Quora Is Fascinating and Fun
Sometimes I feel a little bit like Dear Abby. I answered a couple questions related to motivation and behavior, and now people ask me to answer their questions about their personal situations.
Such as the high school girl who was working on a group project but couldn't get the other group members to do their part. I recommended talking to her teacher and pointed out that showing gratitude is often the best way to motivate people. She must have found my answer useful, because I got an upvote from her. And now Quora's computer algorithm keeps inviting me to answer additional questions related to motivation.
When I got started in Quora, it was to answer the occasional question related to meditation, which I have some knowledge about. I wasn't intending to give people advice about their lives. But quite a few of my answers now entail that. And because Quora's computer algorithm seems to think my answers are useful, they typically get placed at or near the top of the answers that have been given. Yep, good for my ego.
Quora is among the most popular websites for getting your questions answered. You can ask how to conserve your iPhone's battery life, how to improve your tennis game, which Vanguard mutual fund is the best for your situation, whether it's time to break up with your boyfriend — and just about any other imaginable question.
But one of the best features of Quora may be its daily digest. Each day you receive an email with questions and answers related to topics that interest you as well as answers handpicked by curators because they are utterly fascinating. Some of these get over 1,000 upvotes.
For example, one question was, "What is it like to be wrongly convicted?" As so often happens on Quora, the person answering has first-hand knowledge. In this case, one Michael Morton tells about being wrongly convicted for murdering his wife. His answer is full of wisdom. He begins by talking about the initial resentment and the adjustments, but then tells how he's benefitted from the experience. Here's the latter part:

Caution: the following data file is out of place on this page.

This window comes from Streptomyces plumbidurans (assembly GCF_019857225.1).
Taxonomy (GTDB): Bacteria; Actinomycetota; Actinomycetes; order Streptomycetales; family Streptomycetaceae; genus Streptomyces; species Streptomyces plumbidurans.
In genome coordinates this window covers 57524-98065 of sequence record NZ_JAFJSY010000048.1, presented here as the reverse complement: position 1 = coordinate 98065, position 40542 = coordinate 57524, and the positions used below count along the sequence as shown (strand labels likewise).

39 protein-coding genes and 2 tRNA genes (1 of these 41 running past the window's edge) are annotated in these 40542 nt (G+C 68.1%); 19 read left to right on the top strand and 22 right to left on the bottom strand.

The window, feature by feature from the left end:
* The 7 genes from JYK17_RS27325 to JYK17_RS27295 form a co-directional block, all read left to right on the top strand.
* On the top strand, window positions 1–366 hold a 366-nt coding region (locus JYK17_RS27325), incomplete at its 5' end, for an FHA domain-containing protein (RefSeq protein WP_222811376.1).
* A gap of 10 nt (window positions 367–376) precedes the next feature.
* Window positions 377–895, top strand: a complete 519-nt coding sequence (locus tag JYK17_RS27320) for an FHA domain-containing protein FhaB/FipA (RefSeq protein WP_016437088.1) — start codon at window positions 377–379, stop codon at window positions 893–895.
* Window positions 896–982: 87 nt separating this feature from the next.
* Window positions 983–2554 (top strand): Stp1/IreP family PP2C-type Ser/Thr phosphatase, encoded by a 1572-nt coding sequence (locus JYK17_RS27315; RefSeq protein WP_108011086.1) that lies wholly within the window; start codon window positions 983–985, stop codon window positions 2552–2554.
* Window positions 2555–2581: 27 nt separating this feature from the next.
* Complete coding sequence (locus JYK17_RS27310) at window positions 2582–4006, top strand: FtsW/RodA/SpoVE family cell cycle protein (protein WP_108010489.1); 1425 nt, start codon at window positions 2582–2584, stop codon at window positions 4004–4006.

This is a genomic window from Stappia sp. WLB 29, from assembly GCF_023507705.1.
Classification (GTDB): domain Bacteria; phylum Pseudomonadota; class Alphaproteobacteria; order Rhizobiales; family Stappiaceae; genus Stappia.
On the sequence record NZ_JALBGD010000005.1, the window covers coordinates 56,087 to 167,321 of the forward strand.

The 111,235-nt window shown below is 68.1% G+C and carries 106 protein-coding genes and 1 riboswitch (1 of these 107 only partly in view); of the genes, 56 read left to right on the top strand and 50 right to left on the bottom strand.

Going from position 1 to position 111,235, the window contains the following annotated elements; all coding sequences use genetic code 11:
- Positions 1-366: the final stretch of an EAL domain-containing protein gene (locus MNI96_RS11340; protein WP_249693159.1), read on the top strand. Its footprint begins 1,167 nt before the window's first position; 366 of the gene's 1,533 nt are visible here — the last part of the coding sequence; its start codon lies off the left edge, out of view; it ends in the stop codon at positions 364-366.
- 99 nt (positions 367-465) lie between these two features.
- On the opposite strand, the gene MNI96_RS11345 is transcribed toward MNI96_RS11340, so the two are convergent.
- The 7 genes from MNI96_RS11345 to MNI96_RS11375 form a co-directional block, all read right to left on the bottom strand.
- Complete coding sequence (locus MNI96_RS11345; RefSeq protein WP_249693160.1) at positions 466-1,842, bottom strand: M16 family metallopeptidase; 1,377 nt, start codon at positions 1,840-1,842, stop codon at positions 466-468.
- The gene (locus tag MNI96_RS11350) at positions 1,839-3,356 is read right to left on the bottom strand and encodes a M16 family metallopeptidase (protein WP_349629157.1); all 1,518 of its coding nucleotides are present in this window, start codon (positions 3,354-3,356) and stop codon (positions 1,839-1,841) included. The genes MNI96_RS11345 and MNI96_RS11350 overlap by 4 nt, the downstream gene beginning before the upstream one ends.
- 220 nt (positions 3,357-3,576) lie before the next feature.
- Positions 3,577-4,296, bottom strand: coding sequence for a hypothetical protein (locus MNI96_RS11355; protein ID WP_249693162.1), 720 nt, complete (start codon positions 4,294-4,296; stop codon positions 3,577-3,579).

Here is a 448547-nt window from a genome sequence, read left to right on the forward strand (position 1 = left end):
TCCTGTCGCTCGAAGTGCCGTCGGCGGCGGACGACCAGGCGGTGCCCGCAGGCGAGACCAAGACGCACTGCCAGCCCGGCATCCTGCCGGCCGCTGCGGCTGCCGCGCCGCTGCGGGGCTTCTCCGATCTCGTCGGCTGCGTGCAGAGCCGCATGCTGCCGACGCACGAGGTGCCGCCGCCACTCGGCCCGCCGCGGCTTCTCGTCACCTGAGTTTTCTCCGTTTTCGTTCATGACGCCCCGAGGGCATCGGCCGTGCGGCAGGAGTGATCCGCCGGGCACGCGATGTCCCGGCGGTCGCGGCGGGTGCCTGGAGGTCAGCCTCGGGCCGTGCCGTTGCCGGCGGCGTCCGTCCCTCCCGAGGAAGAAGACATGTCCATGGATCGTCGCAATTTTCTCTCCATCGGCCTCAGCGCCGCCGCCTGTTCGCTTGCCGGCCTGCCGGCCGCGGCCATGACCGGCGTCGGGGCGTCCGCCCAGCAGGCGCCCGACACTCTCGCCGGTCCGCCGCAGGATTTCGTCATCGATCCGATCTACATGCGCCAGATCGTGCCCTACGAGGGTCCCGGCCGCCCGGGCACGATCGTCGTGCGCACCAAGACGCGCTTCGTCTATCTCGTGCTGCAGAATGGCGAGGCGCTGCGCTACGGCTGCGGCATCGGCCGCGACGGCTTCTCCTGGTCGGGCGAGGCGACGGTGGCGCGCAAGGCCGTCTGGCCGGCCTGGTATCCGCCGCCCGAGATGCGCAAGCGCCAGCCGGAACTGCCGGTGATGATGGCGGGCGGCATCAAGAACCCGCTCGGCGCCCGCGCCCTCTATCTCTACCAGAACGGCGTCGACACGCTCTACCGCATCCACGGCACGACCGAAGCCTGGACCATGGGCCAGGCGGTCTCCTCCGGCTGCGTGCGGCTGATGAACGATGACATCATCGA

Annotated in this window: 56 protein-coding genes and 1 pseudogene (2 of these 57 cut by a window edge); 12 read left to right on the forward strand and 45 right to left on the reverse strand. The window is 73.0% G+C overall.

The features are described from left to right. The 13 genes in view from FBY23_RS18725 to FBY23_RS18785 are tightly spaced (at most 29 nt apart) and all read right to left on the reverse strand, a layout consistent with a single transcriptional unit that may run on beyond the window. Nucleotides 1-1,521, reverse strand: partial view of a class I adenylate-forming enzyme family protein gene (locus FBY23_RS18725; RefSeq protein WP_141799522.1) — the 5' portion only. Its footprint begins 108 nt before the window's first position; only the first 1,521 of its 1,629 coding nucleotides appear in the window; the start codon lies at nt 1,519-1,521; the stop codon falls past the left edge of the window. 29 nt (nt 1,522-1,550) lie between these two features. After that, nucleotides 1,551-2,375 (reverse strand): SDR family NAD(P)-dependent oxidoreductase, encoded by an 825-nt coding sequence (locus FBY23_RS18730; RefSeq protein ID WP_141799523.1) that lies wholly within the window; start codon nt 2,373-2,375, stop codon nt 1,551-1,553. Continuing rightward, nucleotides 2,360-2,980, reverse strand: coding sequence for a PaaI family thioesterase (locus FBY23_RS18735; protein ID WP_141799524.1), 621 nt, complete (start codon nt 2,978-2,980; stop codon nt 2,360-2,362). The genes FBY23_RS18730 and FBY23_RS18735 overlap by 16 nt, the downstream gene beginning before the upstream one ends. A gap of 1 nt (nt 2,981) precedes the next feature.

"But as the decades accrue, an acceptance and an understanding of life creep in. If you're lucky, you become calmer, more relaxed, more sure. You see the value of faith, hope, and of course, love. You come to appreciate pure things, like the behavior of animals and the joy of small children. It sounds cliche and almost banal, but time wears a man down.
"In the end, if you are lucky, you see that our trials are what improve us. And if you are very lucky and somewhat insightful, you see that whatever your trial has been, it is exactly what you needed. Our trials make us who we are."
His answer has over 6,600 upvotes. Deservedly so.
The most fascinating answers are often related to history. Such as "Who was the most unfortunate person in history?" The top answer is Tsutomu Yamaguchi:
"Yamaguchi was a resident of Nagasaki who was visiting Hiroshima on business on the morning of August 6th 1945 — where he experienced (and survived) the atomic bomb dropped on the city at 8:15 am. Yamaguchi was injured but nevertheless returned home to Nagasaki where he returned to work on the morning on August 9th 1945 — just in time to experience the second atomic bomb." (Which he also survived, living until the age of 93.)
The person answering characterizes him as "one of the luckiest AND unluckiest men in history."
The expertise on Quora is impressive. You can find Barack Obama answering questions about Obamacare, Wimbledon champ Pat Cash answering questions about tennis, and well-known scholars answering questions in their disciplines.
Quora has social features similar to Twitter and Facebook. Like Twitter, you can follow other users, and when you look at the news feed on your Quora home page, you'll see answers from those you follow as well as answers to questions in the topic areas that interest you.
When you post a question, you'll see a list of Quora users who are experts on that topic. You can ask them to reply by awarding them credits. Quora gives each new user 500 credits to spend, and if you run out they'll replenish it. Plus, you can earn credits by answering questions. I currently have over 6,000.
Quora has been fascinating and fun. There's a certain pleasure in writing knowledgeable answers to specific questions. And I find it pleasingly meaningful to be Abby and offer helpful advice.
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© 2015 by Jim Karpen, Ph.D.